Nordstrom plans to close its store at Circle Centre mall, dealing a substantial setback for downtown Indianapolis.
The swanky department store chain helped launch a revival of the city's core when it opened in 1995 as an original anchor of the $320 million mall project.
But many of Nordstrom's most-sought-after customers now shop at the chain's newer store at The Fashion Mall at Keystone, and the crowds of convention visitors who shop at Circle Centre aren't picking up enough of the slack.
The Seattle-based chain was scheduled to announce the closure to employees at a mandatory staff meeting Thursday morning, a person familiar with the plans told IBJ.
Spokesmen for Nordstrom and Simon Property Group, which manages Circle Centre, did not respond to requests to discuss the impending closure.
Nordstrom will continue to operate its store at The Fashion Mall at Keystone, and it plans to open the first Indiana location for its off-price chain Nordstrom Rack this fall at the Rivers Edge shopping center at 82nd Street and Dean Road.
The downtown store will close July 31.
"We’re disappointed, but we understand Nordstrom’s business decision," said Marc Lotter, spokesman for Indianapolis Mayor Greg Ballard. "The company’s client base didn’t really match up with the convention and visitors business that’s coming into Indianapolis."
Lotter said the departure presents a "tremendous opportunity" for the mall to recruit a tenant or tenants that are a better fit for the market. He said it is too early to discuss whether the city would offer incentives to attract the right retailer.
The city originally enticed Nordstrom to open in the mall by offering a new building and tenant improvements at no upfront cost to the company. How much Nordstrom pays in rent is not spelled out in publicly available documents.
Anchor tenants are considered paramount to attracting shoppers to a mall’s smaller stores, so advantageous deals are not unusual.
Simon's preference is to land a replacement anchor such as Macy's that appeals to a broader mix of customers than Nordstrom, industry sources said. Another possibility would be to break up Nordstrom's 210,000 square feet to accommodate a few mid-size tenants.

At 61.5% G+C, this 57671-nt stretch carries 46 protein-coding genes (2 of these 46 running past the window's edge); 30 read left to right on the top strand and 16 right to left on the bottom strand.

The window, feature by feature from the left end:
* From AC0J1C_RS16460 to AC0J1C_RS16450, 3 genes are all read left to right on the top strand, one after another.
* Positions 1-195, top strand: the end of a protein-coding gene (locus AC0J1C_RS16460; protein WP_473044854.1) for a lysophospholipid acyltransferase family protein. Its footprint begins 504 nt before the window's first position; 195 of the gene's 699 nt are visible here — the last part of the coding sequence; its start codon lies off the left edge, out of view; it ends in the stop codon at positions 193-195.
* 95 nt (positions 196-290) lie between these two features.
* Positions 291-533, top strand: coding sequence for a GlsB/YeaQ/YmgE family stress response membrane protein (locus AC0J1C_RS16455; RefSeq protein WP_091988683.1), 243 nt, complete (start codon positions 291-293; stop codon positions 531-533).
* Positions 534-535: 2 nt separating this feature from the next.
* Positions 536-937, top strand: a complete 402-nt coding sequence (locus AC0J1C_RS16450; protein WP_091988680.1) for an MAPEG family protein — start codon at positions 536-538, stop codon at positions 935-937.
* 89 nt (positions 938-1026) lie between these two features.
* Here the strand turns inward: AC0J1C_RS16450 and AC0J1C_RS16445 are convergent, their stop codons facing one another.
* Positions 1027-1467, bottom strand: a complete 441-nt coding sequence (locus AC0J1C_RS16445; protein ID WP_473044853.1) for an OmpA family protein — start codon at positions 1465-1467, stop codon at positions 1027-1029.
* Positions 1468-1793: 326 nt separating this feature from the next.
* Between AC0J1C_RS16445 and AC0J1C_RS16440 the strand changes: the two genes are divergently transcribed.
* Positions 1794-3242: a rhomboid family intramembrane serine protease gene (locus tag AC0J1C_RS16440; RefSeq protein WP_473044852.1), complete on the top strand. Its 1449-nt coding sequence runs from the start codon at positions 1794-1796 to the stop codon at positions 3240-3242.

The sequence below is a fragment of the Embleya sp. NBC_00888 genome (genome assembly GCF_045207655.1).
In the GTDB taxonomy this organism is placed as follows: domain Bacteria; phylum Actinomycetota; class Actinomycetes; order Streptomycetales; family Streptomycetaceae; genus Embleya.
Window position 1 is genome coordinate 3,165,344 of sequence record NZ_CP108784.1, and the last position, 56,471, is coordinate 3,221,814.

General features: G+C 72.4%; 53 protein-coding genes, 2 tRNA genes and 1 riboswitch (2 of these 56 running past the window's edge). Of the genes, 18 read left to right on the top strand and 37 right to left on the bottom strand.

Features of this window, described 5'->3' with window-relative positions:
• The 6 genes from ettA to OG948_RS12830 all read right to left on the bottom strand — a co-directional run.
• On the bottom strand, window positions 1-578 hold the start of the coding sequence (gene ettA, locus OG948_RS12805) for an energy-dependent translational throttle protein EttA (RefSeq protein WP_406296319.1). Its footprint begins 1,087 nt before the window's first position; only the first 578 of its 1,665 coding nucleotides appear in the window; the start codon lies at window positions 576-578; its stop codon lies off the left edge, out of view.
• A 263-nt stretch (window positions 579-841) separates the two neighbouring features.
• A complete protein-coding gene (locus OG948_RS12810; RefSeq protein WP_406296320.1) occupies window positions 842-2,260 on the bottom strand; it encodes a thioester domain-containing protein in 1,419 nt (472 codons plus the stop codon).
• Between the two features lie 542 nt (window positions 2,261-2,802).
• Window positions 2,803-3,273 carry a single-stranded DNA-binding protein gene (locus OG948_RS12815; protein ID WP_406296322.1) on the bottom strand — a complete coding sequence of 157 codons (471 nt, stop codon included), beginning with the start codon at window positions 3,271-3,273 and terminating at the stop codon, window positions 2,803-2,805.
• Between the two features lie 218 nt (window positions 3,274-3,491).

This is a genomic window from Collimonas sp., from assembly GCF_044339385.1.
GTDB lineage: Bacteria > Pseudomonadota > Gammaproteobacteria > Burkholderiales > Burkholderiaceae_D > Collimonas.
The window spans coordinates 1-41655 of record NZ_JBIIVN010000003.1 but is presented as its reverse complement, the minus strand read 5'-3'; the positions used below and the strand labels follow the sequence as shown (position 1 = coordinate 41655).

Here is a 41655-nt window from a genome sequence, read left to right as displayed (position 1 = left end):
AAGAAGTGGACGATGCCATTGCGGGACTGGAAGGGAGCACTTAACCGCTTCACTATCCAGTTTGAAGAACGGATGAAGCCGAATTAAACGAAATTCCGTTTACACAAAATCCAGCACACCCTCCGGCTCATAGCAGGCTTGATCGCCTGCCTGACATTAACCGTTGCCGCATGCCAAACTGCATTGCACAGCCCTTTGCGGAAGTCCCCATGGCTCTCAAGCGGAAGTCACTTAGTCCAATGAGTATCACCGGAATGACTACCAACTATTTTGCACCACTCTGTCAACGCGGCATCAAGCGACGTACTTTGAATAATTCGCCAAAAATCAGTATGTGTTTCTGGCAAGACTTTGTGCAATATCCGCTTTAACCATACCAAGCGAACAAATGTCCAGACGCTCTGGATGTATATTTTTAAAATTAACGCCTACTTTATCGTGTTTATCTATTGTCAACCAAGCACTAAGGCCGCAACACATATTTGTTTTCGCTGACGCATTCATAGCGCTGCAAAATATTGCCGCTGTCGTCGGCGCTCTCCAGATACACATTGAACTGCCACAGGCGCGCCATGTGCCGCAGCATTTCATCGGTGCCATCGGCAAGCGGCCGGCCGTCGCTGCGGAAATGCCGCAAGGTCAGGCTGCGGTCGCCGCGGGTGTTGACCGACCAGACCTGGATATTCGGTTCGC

Nordstrom's Fashion Mall store, which opened in 2008, drew customers away from the downtown store, and the addition of Nordstrom Rack will give shoppers even more reason to "go north,” said Mark Perlstein, a principal in locally based Sitehawk Retail Real Estate.
Perlstein expects Simon would break up the Nordstrom space to accommodate a few box retailers, including perhaps Best Buy or Bed Bath & Beyond.
The potential loss of Nordstrom is an outcome the mall's owners and city leaders have feared for years.
The risk of Nordstrom opening a second store in the market was concern enough for the mall's developers that they extracted an unusual concession requiring Nordstrom wait at least five years before opening another Indianapolis location.
There's no question Nordstrom's departure is a blow to downtown.
Circle Centre and its anchors supported the city’s core, bolstered the convention business, provided jobs, and inspired other investments downtown, former Mayor Bill Hudnut told IBJ for a story in 2010.
“It might be the equivalent of losing the Pacers if we lose Nordstrom,” Hudnut said at the time. “To my thinking, the mall is one of the linchpins of the whole downtown, and Nordstrom is the mall’s linchpin.”
Circle Centre generated a profit of $9.1 million in 2010 on revenue of about $23.7 million, according to an annual report on Circle Centre that Simon filed with the city May 19. The report does not break out the performance of anchor stores.
Occupancy at Circle Centre has held steady at about 93 percent for three years, excluding the troubled fourth floor, which was only 67-percent occupied in 2010.
Sales per square foot rose about 3 percent in 2010, to $340, still well below the $406 per square foot the mall achieved in 2007.
The city owns the land under the structure and paid more than half the cost of building the mall. The building itself is owned by a partnership of 20 mostly local companies, including Simon.